Travel Guide

will-go-to-(10-30-15)-mTIME ZONE
– GMT plus 8 hours.

Manila, Cebu, Clark, Davao, General Santos, Iloilo, Kalibo, Laoag, Puerto Princesa and Zamboanga are the international gateways. The Ninoy Aquino International Airport (NAIA) Terminals 1, 2 and 3 are the premier international gateways. More than 30 airlines fly to Manila through here, from different cities around the world.

The Mactan International Airport (MIA) in Cebu handles flights from Japan, Singapore, Korea, Hong Kong, Taiwan, Malaysia and Qatar. Davao International Airport handles flights from Indonesia, Singapore and Macao (seasonal). The Diosdado Macapagal International Airport and Subic airfield in Central Luzon service both chartered and cargo planes. Laoag International Airport in Ilocos Norte services regular flights from Taiwan and China.

philippine-airlinesPhilippine Airlines, the country’s flag carrier, links Manila to 14 cities in 8 countries. and flies regularly to 41 domestic destinations outside Manila.

Filipino is the national language. English is the business language and widely spoken.

Valid passport. Except for stateless persons and those from countries with which the Philippines has no diplomatic relations, all visitors may enter the country without visas and may stay for 21 days provided they have tickets for onward journey. Holders of Hong Kong and Taiwan passports must have special permits. Visas and special permits may be obtained from Philippine embassies and consulates.

A certificate of vaccination against yellow fever is required for travelers coming from infected areas.

It is illegal for any incoming or outgoing passenger to bring in or take out Philippine Pesos in excess of Php10,000.00 without prior authority from the Bangko Sentral ng Pilipinas. Any violation of this rule may lead to the money’s seizure and civil penalties and/or criminal prosecution. (BSP Circular 98-1995) The transportation of foreign currency or monetary instruments is legal. However, the carrying of foreign currency in excess of US$10,000.00 or its equivalent in other foreign currencies must be declared to a Customs Officer or the Bangko Sentral ng Pilipinas.

1 Philippine Peso (Php) = 100 centavos.

Bank notes: Php20, Php50,Php100 Php200, Php500, Php1,000.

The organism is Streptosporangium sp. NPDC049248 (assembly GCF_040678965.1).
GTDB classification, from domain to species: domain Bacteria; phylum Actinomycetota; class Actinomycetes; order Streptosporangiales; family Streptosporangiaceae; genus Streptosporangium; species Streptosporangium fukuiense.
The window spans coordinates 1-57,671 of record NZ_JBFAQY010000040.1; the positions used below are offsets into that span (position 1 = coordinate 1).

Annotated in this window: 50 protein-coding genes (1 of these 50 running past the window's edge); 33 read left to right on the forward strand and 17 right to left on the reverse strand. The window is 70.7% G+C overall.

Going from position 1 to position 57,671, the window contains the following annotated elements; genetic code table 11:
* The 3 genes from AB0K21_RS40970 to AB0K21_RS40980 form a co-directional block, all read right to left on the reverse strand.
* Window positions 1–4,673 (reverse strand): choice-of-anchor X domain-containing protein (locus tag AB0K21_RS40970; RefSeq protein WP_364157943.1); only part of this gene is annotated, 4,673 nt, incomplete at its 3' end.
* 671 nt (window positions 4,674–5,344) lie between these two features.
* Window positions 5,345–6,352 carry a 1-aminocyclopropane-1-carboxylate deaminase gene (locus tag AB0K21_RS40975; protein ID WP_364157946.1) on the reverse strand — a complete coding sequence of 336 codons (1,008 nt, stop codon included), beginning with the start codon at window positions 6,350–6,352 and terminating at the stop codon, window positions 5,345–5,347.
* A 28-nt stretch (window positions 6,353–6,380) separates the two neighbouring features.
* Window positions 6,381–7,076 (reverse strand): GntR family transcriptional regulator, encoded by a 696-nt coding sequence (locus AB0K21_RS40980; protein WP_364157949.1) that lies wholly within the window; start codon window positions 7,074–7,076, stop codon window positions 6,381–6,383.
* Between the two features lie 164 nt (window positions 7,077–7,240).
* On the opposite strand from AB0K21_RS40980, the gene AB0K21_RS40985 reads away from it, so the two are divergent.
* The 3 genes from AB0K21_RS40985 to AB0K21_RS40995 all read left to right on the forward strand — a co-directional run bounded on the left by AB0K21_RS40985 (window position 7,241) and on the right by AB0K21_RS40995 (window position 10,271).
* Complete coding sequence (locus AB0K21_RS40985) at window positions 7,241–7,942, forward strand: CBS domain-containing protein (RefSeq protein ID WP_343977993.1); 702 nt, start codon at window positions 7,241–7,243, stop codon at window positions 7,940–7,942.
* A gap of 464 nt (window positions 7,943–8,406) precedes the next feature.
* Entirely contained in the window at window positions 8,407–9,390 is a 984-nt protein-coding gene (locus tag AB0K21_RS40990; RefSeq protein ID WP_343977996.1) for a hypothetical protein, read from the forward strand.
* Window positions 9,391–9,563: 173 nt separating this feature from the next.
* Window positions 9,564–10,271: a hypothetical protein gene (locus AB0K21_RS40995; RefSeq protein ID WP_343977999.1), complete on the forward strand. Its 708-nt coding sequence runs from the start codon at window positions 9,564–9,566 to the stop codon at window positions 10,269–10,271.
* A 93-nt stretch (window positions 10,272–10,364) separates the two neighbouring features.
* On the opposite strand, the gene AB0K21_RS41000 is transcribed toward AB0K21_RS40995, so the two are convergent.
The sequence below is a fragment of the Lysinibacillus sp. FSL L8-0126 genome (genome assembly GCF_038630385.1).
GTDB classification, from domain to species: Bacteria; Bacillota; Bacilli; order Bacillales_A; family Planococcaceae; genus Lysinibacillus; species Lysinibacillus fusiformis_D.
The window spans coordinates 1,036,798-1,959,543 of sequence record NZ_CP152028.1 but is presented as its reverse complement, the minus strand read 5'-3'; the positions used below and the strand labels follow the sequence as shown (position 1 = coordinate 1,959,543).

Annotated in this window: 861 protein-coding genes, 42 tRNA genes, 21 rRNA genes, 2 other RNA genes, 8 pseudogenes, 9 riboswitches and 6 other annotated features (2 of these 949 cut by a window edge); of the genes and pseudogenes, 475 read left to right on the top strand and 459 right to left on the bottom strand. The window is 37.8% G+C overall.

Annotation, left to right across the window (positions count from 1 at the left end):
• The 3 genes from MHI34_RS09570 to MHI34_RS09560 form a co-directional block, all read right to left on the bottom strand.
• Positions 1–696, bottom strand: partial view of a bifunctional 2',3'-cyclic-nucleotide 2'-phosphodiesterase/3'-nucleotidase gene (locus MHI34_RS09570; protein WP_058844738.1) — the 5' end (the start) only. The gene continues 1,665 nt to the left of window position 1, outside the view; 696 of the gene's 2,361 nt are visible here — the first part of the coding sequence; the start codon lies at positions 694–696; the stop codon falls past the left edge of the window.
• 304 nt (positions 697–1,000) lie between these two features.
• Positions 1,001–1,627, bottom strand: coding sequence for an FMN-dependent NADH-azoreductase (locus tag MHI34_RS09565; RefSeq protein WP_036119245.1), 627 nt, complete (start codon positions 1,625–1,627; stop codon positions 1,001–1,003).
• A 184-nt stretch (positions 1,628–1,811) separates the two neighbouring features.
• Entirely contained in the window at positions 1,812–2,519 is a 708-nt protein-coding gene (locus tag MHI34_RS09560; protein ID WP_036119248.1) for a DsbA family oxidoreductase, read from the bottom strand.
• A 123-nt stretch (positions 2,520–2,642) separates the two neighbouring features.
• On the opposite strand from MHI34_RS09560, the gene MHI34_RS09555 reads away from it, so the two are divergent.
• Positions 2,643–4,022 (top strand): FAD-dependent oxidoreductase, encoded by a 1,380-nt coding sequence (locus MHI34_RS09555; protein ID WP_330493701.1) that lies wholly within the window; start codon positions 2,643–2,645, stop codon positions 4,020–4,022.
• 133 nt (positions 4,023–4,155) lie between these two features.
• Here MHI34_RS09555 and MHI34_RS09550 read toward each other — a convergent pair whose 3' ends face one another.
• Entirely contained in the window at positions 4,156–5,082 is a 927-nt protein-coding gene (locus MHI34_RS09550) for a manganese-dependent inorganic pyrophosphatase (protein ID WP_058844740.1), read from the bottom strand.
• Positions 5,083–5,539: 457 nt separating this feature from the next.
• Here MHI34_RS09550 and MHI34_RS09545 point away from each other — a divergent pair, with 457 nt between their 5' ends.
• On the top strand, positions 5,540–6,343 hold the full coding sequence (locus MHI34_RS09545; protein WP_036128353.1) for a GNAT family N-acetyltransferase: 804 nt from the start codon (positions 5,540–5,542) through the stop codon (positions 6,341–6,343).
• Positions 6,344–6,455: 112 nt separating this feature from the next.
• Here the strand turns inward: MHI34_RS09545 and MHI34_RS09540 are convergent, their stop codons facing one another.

Coins: 5 cents, 10 cents, 25 cents, Php1, Php5, Php10.

Foreign currency may be exchanged at most hotels, and in most of the large department stores, banks and authorized money changing shops. Exchanging money anywhere else is illegal and the laws are strictly enforced.

exchange-rates-3EXCHANGE RATE
The Philippines has been experiencing a lift in its credit rating & general economic health. The Peso is currently about Php47 per US$. For the latest exchange rate, check Bangko Sentral ng Pilipinas (Central Bank of the Philippines)

March to May is hot and dry. June to October is rainy. November to February is cool. Average temperatures: 78 F /25 C to 90 F/ 32 C; humidity: 77%

Light, casual clothes are recommended. Warmer garments are needed for mountain regions. When visiting churches and temples, propriety dictates that shorts and scanty clothing be avoided. Formal occasions require dinner jackets and ties (or the Philippine barong tagalog) for men and cocktail dresses or long gowns for women.

Private and government offices are open between 8:00 a.m. to 6:00 p.m., Monday to Friday. Most banks close by 4:00 p.m. But ATMs – some with Cirrus, Citi and Maestro tie-ups for international withdrawals – are common in most cities and major towns.

credit cards (enhanced)CREDIT CARDS
Visa, Diners Club, Mastercard, American Express & JBC and other credit and debit cards are widely accepted at major stores, restaurants, and hotels.

Most shopping malls, department stores, and supermarkets are open from 10:00 a.m. to 8:00 p.m., with hours extending until 10:00 p.m. on Saturdays, Sundays and holidays. They usually stay open until 11pm during peak Christmas season. You can also watch out for the Midnight Sales, when they stay open until, well, midnight.